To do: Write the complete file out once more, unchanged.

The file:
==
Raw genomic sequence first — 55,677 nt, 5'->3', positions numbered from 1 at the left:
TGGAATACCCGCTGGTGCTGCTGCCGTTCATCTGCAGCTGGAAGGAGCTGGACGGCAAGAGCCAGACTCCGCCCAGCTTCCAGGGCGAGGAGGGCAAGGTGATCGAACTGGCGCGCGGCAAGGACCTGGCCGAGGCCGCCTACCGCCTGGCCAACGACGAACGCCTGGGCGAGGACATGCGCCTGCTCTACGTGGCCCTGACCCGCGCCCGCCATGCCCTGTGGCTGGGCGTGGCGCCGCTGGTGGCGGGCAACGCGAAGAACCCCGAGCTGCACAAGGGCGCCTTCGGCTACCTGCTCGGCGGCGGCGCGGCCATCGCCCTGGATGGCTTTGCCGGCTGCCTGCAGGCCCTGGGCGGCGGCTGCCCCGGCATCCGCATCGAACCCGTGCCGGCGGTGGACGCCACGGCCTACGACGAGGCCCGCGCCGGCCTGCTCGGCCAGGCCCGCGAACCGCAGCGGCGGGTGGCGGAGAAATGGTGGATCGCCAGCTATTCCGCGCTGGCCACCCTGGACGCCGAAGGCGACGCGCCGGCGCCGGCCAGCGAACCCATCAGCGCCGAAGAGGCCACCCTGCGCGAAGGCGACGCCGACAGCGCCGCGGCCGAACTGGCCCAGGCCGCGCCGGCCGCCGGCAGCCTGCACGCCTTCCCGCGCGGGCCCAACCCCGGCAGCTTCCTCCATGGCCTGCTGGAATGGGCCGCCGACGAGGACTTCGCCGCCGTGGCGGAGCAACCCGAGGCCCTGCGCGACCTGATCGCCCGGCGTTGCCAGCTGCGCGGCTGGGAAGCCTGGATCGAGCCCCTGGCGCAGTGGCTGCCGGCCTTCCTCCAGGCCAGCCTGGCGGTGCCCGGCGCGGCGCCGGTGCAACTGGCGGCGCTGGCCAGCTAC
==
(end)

Raw genomic sequence first — 55,677 nt, 5'->3', positions numbered from 1 at the left:
TGGAATACCCGCTGGTGCTGCTGCCGTTCATCTGCAGCTGGAAGGAGCTGGACGGCAAGAGCCAGACTCCGCCCAGCTTCCAGGGCGAGGAGGGCAAGGTGATCGAACTGGCGCGCGGCAAGGACCTGGCCGAGGCCGCCTACCGCCTGGCCAACGACGAACGCCTGGGCGAGGACATGCGCCTGCTCTACGTGGCCCTGACCCGCGCCCGCCATGCCCTGTGGCTGGGCGTGGCGCCGCTGGTGGCGGGCAACGCGAAGAACCCCGAGCTGCACAAGGGCGCCTTCGGCTACCTGCTCGGCGGCGGCGCGGCCATCGCCCTGGATGGCTTTGCCGGCTGCCTGCAGGCCCTGGGCGGCGGCTGCCCCGGCATCCGCATCGAACCCGTGCCGGCGGTGGACGCCACGGCCTACGACGAGGCCCGCGCCGGCCTGCTCGGCCAGGCCCGCGAACCGCAGCGGCGGGTGGCGGAGAAATGGTGGATCGCCAGCTATTCCGCGCTGGCCACCCTGGACGCCGAAGGCGACGCGCCGGCGCCGGCCAGCGAACCCATCAGCGCCGAAGAGGCCACCCTGCGCGAAGGCGACGCCGACAGCGCCGCGGCCGAACTGGCCCAGGCCGCGCCGGCCGCCGGCAGCCTGCACGCCTTCCCGCGCGGGCCCAACCCCGGCAGCTTCCTCCATGGCCTGCTGGAATGGGCCGCCGACGAGGACTTCGCCGCCGTGGCGGAGCAACCCGAGGCCCTGCGCGACCTGATCGCCCGGCGTTGCCAGCTGCGCGGCTGGGAAGCCTGGATCGAGCCCCTGGCGCAGTGGCTGCCGGCCTTCCTCCAGGCCAGCCTGGCGGTGCCCGGCGCGGCGCCGGTGCAACTGGCGGCGCTGGCCAGCTAC